Dr Matley & Partners is the largest surgical partnership in the South Africa. Our full partnership of thirteen specialist surgeons covers the entire spectrum of general, vascular and specialist GI surgery. The practice has provided 24-hour surgical cover for the southern suburbs of Cape Town since 1976. We provide this at the three largest private hospitals: Life Vincent Pallotti, Life Kingsbury and Constantiaberg Medi-Clinic. Care provided by experts working together as a team within first-rate facilities forms the basis for good surgical outcomes.
The practice has established a country-wide reputation for providing highly specialised vascular, GI and oncology care. Several of our partners have super-specialist qualifications and expertise in these areas. A large number of our patients are referred to us by other specialist surgeons. They recognise the value of a team of experts providing surgical care in a tertiary referral “Centre of Excellence”. In particular we provide this service for surgeons in the Eastern Cape, Namibia and Mauritius as well as the Western Cape. We have been assisted in this by the development of well-recognised specialist units within the hospitals were we work such as the specialist GI wards at Kingsbury Hospital and Constantiaberg Mediclinic as well as the Kingsbury Vascular Unit. Vascular care within the southern suburbs has been centralised there for more than a decade, creating a high-volume dedicated unit. There is very good evidence that high-volume specialised units are associated with better clinical outcome and reduced cost.
The practice has always taken a leadership role in surgery in this country. Currently Professor Baigrie is President of the Association of Surgeons of South Africa (ASSA) as well as past-president of the Society of Laparoscopic and Endoscopic Surgeons (SASES). Dr Matley is the immediate Past-President of the Vascular Society of Southern Africa (VASSA) and currently serves on the executive committee, as does Dr Tunnicliffe. Dr Matley is a director of Surgicom and Dr Oodit, a past director. Dr Ndhluni holds an advisory appointment to the Cancer Association of South Africa.
The practice has always maintained very strong links with the Surgery Department at the University of Cape Town. With the appointment of our youngest partner, Dr Maree we have increasing links with the University of Stellenbosch. In 2010 Robert Baigrie was appointed an Associate Professor of Surgery at UCT, a rare honour for an individual in predominantly private practice. Most of our partners have regular teaching or clinical commitments at Groote Schuur. In addition to undergraduate training the partners of the practice are very involved in post-graduate surgical training and are regularly asked to contribute to departmental academic programmes and in particular, to the annual UCT Surgical Update congress. These close links assist us in maintaining the highest academic standards within the practice as well as affording us the opportunity of contributing to the training of tomorrow’s surgeons. This process assists us in carefully selecting future partners by watching the development of surgical trainees over several years.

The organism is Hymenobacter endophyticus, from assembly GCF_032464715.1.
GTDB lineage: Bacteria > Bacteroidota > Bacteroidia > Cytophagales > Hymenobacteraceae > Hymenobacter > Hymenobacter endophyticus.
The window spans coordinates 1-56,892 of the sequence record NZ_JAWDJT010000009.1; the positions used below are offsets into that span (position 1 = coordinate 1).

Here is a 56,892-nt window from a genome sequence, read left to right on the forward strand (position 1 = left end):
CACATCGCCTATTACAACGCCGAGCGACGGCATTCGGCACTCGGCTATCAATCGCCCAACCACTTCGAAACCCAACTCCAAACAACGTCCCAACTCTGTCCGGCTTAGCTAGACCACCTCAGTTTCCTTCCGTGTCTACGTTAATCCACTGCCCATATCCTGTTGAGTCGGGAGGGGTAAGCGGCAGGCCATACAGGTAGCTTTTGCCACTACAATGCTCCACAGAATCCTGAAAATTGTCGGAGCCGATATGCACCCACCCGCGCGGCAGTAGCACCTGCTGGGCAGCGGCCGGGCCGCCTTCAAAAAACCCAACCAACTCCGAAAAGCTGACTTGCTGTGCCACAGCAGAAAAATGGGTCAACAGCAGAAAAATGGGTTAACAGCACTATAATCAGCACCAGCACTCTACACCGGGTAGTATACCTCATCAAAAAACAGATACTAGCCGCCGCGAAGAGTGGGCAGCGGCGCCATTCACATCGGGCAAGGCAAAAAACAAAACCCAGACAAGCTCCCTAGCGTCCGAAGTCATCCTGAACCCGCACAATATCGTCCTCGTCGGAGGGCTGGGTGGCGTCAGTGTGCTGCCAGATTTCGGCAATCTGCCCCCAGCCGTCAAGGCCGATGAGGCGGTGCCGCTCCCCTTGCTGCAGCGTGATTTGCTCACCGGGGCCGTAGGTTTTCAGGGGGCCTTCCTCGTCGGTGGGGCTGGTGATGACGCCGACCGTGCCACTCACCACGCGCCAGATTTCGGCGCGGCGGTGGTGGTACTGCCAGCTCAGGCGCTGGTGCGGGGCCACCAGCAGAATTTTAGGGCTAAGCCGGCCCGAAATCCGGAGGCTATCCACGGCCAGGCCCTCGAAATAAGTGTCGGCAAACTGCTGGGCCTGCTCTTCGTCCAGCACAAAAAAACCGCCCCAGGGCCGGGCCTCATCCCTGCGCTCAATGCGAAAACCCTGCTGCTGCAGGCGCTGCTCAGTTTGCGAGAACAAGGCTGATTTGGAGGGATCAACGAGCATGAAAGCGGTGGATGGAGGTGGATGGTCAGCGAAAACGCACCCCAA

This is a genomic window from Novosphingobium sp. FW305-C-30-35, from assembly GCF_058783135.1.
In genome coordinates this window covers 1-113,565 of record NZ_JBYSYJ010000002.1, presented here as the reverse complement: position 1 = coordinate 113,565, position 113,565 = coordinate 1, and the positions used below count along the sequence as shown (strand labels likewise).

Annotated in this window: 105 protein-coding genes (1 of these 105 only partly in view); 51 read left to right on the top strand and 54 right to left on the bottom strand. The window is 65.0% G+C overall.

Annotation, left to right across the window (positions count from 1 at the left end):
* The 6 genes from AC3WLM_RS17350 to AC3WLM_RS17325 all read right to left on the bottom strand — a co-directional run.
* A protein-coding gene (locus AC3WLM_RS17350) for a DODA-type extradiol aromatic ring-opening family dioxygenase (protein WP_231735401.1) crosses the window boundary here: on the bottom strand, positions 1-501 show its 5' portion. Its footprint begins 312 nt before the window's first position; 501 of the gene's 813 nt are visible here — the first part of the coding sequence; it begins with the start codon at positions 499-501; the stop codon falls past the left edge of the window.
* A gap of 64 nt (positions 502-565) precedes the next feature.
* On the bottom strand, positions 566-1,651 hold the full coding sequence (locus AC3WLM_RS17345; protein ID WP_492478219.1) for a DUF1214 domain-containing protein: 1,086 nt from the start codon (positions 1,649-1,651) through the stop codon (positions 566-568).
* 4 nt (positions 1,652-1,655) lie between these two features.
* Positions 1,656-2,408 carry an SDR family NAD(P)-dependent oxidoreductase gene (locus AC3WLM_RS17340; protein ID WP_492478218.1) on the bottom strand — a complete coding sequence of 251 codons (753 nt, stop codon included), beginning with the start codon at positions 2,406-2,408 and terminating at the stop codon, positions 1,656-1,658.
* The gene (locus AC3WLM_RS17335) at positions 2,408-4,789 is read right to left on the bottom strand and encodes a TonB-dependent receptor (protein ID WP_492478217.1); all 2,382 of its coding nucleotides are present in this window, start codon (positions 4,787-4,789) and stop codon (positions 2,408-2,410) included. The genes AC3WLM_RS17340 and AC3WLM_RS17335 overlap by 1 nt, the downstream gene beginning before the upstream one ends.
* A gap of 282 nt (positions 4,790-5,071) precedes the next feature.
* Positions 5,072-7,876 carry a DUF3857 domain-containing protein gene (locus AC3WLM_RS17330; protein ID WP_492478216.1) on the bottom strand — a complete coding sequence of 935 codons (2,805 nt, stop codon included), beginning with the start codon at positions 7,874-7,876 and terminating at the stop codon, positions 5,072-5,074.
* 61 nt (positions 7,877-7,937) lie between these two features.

Within the practice, the partners keep up to date by attending several international and local medical congresses each year. Many of the partners are regular members of the faculty of such congresses and regularly contribute at international meetings. In addition to this we provide training for our staff and in particular our team of seven nurses.
The practice has always been involved in clinical research. This produces papers presented at local and international meetings, as well as publications in peer-reviewed journals. Our research project utilising duplex doppler rather than angiography for peripheral angioplasty was presented in Paris in 2010. The practice conducted one of the few good randomised trails of laparoscopic anti-reflux surgery as well as an audit of laparoscopic hernia repair.
We keep the family practitioner closely involved in patient care and maintain good communication with them. Medical reports are rapidly generated and for new patients can be emailed or faxed usually within 24 hours of the patient being seen. In addition we are very involved in GP education. We regularly speak at family practitioner CME events and twice a year produce an “Update” publication which is distributed free of charge to 1200 doctors.